RICHMOND -- The Redskins drafted Trent Williams with their first-round pick in 2010. A year later, the team selected Ryan Kerrigan in the first round. For their entire NFL lives the two have been paired together in Washington. 

And now, Williams is holding out, absent from the team's training camp practices in Richmond and amid swirling reports about his discontent with the Redskins organization. Some folks say that Williams wants more money despite two years remaining on his contract that will pay him more than $20 million. There are also lots of reports that say Williams' holdout is about more than money, that his trust with the franchise has broken down and can't be repaired. For the Redskins the path to fixing things with Trent is not easy to see, but one answer might be more guaranteed money or moving forward some 2020 cash to 2019.

If that happens, former Redskins and Texans general manager Charley Casserly believes Kerrigan will be watching. 

"Management has to look at this in a big picture. Ryan Kerrigan has two years to go on his contract. He's your model citizen, plays hard, productive. He never misses a game or a practice. If he has, I don't remember it. You've got another guy who misses games because of injuries, who misses four games because of a drug suspension," Casserly said on the Redskins Talk podcast. "It's a tough one to be in. Some teams will hold the line, some teams will give him some money. It becomes more complex because Ryan Kerrigan is in the office the next day and says, 'Hey, I think I've done everything this guy's done and more, and I've been more reliable. Why aren't I getting free money here?'"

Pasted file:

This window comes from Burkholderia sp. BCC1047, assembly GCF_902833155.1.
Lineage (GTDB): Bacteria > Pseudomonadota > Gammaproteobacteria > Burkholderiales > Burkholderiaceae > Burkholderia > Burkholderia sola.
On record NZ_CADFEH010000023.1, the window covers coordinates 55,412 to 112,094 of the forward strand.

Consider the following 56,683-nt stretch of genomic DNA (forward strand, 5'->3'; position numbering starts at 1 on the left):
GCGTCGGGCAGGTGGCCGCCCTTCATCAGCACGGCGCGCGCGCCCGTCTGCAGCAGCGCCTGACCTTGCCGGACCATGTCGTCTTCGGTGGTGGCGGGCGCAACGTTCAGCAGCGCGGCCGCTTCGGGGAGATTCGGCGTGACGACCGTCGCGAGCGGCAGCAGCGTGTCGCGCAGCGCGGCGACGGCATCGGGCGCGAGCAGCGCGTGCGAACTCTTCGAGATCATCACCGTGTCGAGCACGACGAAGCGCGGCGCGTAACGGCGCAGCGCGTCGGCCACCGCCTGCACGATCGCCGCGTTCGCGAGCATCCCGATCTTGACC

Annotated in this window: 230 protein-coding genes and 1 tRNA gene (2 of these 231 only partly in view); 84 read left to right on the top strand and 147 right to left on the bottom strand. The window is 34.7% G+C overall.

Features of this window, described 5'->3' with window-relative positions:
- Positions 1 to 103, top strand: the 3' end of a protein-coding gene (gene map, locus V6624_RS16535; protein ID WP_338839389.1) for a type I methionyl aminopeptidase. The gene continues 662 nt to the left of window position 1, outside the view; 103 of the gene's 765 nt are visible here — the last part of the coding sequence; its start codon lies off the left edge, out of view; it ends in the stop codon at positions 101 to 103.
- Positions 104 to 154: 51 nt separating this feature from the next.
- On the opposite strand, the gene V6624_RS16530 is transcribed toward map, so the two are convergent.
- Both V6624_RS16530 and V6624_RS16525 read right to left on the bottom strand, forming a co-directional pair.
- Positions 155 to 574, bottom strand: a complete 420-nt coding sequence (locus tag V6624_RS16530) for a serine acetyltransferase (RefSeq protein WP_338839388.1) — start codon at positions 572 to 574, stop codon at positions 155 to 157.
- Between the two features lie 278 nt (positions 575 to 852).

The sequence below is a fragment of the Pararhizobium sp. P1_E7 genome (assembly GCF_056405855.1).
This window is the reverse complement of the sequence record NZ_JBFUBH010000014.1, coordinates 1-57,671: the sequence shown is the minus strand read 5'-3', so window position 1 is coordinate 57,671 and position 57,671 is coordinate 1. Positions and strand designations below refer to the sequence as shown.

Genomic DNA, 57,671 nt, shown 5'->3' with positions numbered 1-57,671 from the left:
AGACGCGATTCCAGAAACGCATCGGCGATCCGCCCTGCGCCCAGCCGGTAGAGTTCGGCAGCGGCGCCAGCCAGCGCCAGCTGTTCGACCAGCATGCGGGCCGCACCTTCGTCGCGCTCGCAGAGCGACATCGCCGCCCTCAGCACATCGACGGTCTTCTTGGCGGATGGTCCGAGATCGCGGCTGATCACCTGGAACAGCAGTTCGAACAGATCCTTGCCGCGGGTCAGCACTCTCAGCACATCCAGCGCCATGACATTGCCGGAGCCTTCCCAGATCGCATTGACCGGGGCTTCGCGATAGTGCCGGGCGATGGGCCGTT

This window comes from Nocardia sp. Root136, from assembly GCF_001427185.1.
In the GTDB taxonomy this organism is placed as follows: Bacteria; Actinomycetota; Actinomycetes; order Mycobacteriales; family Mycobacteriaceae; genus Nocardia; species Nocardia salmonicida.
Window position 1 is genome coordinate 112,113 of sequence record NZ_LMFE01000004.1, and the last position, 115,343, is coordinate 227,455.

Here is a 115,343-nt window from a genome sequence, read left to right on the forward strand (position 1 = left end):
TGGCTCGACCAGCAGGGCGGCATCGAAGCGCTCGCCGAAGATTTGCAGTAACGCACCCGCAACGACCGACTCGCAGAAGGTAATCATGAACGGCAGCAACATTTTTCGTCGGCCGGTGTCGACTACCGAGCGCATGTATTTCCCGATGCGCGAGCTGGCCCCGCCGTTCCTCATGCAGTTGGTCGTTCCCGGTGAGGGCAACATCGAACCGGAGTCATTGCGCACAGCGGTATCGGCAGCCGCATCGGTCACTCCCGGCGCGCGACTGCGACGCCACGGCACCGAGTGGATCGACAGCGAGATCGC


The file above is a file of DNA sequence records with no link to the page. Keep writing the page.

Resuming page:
It's an interesting angle from Casserly because Kerrigan's contract and Williams' contract are actually very similar. Kerrigan turns 31 in mid-August, Williams is already 31. Both are slated to make more than $25 million over the next two seasons, but neither has much of any guaranteed cash in their remaining deal. Williams has made the last seven Pro Bowls, Kerrigan has made the last three. And Kerrigan hasn't missed a game in his eight-year career in Washington. 

The Redskins already find themselves between a rock and a hard place just as it relates to Williams. Thinking about what a reworked contract might mean with Kerrigan on top only complicates the already complex matter.